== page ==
Claviceps africana Frederickson, Mantle & De Milliano

Synonym

Sphacelia sorghi McRae

Description

Sclerotia formed in the fertile florets of spikelets and replacing the ovaries, oval-spherical, 4-6 mm long x 2-3 mm wide; the pyramidal apical sphacelial portion protruding beyond the floral parts; the hard basal portion (the true sclerotium) appearing flecked red by fragments of adherent sphacelial tissue overlaying a red-brown cortex.

Conidia of three types

  • microconidia formed on narrow, flask-shaped terminal conidiogenous cells on the sphacelium and later immersed in honeydew, spherical, 2-3 μm in diameter, hyaline.
  • macroconidia formed on narrow, flask-shaped terminal conidiogenous cells on the sphacelium and later immersed in honeydew, oblong-oval and slightly constricted at the middle, 9-17 x 5-8 μm, hyaline, aseptate.

  • secondary conidiadeveloped above the honeydew surface singly at the tips of sterigmata from germinated macroconidia, broadly pyriform, 11-19 x 5-8 μm, hyaline, aseptate; en masse forming a white coating in the honeydew surface.

Ascostromata 1-9 per sclerotium, arising at one or two points on the sclerotium surface; each consisting of a sub-globose capitulum 0.5-1.3 mm, dark purple, papillate at maturity and enveloping the stipe insertion, borne by a stipe 8-15 mm long x 0.3-0.6 mm wide, glabrous, initially translucent whitish later purple, especially in the distal portion.

Perithecia immersed in the capitulum, ovate-pyriform, 123-226 μm long x 86-135 μm wide.

Asci in perithecia cylindrical, up to 140 μm long, 3-4 μm wide.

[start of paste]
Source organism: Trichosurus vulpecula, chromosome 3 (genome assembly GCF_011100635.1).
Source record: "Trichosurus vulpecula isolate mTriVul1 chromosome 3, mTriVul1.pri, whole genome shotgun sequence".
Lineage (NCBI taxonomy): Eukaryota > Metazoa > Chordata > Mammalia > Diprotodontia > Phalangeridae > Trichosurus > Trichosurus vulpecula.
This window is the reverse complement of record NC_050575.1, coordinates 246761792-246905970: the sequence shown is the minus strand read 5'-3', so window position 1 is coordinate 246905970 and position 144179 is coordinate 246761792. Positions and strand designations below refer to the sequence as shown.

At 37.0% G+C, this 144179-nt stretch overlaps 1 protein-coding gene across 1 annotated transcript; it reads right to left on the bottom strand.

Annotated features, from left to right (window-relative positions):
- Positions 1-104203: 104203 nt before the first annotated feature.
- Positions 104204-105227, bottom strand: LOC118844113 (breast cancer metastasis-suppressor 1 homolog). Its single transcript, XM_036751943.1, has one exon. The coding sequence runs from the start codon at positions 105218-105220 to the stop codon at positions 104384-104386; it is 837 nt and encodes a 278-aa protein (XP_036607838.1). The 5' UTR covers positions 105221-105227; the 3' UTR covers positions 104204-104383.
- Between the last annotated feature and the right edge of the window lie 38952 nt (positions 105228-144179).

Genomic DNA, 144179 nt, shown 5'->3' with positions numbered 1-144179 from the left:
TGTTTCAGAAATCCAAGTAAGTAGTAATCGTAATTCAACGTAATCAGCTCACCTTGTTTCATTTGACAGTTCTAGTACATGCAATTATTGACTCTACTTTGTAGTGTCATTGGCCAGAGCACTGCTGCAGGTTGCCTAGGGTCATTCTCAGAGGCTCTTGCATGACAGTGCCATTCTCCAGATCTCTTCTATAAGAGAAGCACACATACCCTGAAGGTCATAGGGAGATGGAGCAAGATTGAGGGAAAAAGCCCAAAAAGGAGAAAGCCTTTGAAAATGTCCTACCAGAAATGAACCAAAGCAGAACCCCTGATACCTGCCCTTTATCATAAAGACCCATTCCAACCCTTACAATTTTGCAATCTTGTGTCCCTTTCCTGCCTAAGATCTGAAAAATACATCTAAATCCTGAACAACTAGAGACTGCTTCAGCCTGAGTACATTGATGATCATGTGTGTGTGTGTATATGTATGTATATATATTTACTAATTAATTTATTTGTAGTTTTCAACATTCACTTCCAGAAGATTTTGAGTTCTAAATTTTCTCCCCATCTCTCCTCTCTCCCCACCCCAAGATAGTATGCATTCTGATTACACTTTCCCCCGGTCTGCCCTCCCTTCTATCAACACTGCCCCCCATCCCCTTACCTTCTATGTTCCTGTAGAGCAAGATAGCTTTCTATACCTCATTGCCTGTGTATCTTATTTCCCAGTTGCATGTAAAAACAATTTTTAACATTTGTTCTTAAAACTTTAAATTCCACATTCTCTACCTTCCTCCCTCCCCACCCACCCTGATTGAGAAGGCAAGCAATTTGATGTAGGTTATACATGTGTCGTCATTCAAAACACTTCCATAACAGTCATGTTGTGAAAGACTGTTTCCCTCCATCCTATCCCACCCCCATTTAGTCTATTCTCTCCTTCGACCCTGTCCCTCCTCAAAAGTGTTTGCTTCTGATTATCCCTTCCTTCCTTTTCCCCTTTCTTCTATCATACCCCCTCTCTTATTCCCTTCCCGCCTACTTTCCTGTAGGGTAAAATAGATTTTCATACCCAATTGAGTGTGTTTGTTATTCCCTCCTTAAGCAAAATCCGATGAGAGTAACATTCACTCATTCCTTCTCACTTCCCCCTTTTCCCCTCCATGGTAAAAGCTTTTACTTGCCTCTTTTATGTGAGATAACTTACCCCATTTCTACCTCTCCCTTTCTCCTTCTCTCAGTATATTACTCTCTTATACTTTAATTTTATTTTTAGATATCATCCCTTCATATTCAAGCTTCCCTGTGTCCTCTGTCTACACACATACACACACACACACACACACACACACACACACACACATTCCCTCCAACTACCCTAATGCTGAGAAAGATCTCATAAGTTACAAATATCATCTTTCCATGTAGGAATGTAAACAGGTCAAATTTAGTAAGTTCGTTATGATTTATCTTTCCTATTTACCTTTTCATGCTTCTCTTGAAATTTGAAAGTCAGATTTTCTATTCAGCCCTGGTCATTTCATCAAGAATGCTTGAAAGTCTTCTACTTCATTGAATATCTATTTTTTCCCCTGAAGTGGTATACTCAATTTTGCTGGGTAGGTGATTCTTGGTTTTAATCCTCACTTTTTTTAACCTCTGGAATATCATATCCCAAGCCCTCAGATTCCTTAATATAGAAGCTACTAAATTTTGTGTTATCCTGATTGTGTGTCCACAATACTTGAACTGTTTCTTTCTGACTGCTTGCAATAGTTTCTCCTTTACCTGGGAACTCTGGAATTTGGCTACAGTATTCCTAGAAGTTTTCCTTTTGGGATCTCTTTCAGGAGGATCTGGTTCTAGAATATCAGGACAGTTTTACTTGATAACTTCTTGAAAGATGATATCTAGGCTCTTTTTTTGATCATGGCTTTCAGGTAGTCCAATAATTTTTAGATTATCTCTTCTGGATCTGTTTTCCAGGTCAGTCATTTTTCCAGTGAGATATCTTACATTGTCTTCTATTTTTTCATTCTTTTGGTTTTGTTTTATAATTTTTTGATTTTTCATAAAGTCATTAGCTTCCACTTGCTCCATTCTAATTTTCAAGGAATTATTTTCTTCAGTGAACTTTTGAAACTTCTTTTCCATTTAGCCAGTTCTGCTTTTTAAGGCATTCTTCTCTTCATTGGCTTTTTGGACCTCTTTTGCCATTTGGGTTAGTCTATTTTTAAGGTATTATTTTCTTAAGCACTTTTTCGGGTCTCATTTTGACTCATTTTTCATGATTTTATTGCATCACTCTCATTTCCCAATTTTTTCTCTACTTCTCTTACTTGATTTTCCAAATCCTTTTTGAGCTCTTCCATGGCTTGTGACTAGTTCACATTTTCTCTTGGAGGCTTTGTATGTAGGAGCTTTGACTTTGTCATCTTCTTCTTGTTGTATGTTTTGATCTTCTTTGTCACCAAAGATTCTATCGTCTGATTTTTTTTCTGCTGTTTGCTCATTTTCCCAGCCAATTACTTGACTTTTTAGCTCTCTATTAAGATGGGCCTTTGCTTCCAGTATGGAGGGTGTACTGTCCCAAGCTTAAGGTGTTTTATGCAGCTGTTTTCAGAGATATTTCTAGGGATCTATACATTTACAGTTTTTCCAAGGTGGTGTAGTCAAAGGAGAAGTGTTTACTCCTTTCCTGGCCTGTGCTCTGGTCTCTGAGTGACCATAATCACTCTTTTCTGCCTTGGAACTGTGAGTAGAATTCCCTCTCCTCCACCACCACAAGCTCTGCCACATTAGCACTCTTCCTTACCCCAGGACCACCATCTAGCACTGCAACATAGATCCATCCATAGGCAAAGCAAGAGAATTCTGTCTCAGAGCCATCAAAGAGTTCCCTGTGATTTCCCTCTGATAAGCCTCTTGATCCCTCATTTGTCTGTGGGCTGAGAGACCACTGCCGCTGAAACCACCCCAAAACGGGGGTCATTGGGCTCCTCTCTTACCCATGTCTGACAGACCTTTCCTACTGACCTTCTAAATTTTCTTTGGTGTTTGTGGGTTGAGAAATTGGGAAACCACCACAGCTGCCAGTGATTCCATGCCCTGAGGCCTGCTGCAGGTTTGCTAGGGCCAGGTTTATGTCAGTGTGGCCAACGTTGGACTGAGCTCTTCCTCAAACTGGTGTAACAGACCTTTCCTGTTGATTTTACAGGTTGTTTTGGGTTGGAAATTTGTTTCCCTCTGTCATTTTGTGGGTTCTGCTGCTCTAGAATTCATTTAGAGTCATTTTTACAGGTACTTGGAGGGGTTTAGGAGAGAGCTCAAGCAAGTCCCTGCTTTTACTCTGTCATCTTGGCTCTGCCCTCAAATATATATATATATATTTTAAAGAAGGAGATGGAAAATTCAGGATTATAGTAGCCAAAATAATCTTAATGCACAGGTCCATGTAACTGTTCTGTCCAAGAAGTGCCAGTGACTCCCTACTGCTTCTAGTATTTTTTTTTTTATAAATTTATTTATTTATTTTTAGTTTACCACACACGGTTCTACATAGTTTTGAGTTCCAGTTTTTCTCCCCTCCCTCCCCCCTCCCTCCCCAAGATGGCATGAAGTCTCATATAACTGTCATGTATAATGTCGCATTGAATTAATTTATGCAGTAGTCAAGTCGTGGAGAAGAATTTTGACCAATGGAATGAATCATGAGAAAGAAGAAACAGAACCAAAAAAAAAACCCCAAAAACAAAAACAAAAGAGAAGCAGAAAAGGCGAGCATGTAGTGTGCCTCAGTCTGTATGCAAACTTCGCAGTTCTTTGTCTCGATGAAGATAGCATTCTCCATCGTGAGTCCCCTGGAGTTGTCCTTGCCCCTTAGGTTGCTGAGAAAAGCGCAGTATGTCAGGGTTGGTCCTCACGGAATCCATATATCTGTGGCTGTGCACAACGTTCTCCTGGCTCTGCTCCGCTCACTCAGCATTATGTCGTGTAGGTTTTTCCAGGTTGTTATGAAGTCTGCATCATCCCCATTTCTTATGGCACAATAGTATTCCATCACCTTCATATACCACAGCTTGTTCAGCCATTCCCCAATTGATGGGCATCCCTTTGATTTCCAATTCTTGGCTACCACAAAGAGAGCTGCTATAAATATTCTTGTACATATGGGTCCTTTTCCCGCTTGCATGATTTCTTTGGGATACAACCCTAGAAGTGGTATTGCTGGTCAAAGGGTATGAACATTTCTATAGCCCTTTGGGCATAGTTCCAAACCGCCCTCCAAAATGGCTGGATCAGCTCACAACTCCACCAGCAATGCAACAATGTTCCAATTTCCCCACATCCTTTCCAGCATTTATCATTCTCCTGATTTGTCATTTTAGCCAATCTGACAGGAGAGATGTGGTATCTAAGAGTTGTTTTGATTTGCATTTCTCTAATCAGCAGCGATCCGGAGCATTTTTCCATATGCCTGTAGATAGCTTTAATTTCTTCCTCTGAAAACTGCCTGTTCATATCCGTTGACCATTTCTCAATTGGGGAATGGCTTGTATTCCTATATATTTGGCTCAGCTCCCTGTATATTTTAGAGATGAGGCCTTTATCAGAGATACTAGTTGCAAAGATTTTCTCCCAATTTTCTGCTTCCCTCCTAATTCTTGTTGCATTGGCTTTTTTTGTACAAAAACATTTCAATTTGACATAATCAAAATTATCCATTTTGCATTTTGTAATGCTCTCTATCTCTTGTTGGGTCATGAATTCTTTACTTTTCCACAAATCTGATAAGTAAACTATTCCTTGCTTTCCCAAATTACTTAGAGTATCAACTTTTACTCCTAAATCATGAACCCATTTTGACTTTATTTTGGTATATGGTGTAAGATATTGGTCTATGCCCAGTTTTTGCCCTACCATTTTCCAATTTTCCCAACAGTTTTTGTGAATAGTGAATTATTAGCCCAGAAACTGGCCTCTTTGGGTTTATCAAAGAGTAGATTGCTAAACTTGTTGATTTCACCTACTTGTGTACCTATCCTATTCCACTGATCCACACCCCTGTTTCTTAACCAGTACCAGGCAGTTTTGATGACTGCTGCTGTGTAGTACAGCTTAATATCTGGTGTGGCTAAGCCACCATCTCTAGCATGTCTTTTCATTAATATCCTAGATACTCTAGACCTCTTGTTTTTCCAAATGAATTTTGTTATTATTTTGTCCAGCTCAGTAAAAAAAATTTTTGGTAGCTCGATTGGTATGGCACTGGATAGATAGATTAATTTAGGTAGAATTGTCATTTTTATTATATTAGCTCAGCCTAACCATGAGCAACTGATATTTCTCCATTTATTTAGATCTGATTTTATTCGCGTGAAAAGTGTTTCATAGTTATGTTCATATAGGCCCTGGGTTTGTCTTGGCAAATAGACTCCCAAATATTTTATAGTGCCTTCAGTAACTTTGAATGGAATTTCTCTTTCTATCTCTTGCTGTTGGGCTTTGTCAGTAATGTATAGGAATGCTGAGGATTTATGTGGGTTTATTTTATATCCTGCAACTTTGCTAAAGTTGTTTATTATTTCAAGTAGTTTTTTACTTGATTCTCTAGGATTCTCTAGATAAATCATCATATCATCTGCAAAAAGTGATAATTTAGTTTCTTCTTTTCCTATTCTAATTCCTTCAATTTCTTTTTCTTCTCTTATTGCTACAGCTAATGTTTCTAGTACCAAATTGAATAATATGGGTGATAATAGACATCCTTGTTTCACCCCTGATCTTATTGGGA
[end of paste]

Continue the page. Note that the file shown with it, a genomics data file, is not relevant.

Ascospores filiform, up to 45 μm long, 0.8-1.2 μm wide, multi-septate, hyaline.

Hosts
   
Host family: Poaceae
   
Host species: Pennisetum glaucum
Sorghum almum
Sorghum bicolor
Sorghum bicolor x sudanense
Sorghum halepense
Sorghum plumosum

Distribution

NT, QLD, SA, WA, known from NSW

Comments

Frederickson et al. (1991) separated C. africana from Claviceps sorghi McRae (which up until that time was considered to be the only Claviceps species on Sorghum bicolor) on the basis of differences in the colour and texture of the stromata, dimensions of asci and ascospores, and mode of development of sclerotia. The ascostromata of this species have been observed only in vitro. Since its discovery in 1996, Claviceps africana has spread throughout Australia, and is found wherever grain and forage sorghum and its weed hosts grow (Ryley et al., 2002). The airborne secondary conidia of C. africana are believed to be its main mode of dispersal. In Australia, C. africana has considerable impacts in some years on the production of commercial grain and hybrid seed through increased production costs, and on the livestock industries due to the toxicity of contaminated grain, mainly by the alkaloid dihydroergosine.

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Claviceps africana on Unknown host.
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Claviceps africana on Unknown host.
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Claviceps africana on Sorghum sp.
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Claviceps africana on Sorghum sp.
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Claviceps africana on Sorghum sp. - BRIP 23278.
Scale bar = 20 µm.
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Claviceps africana on Sorghum sp. - BRIP 23278.
Scale bar = 10 µm.
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Claviceps africana on Sorghum sp. - BRIP 23278.
Scale bar = 10 µm.
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Claviceps africana secondary conidia.
Scale bar = 10 µm.
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Claviceps africana secondary conidia.
Scale bar = 10 µm.
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Claviceps africana secondary conidia.
Scale bar = 10 µm.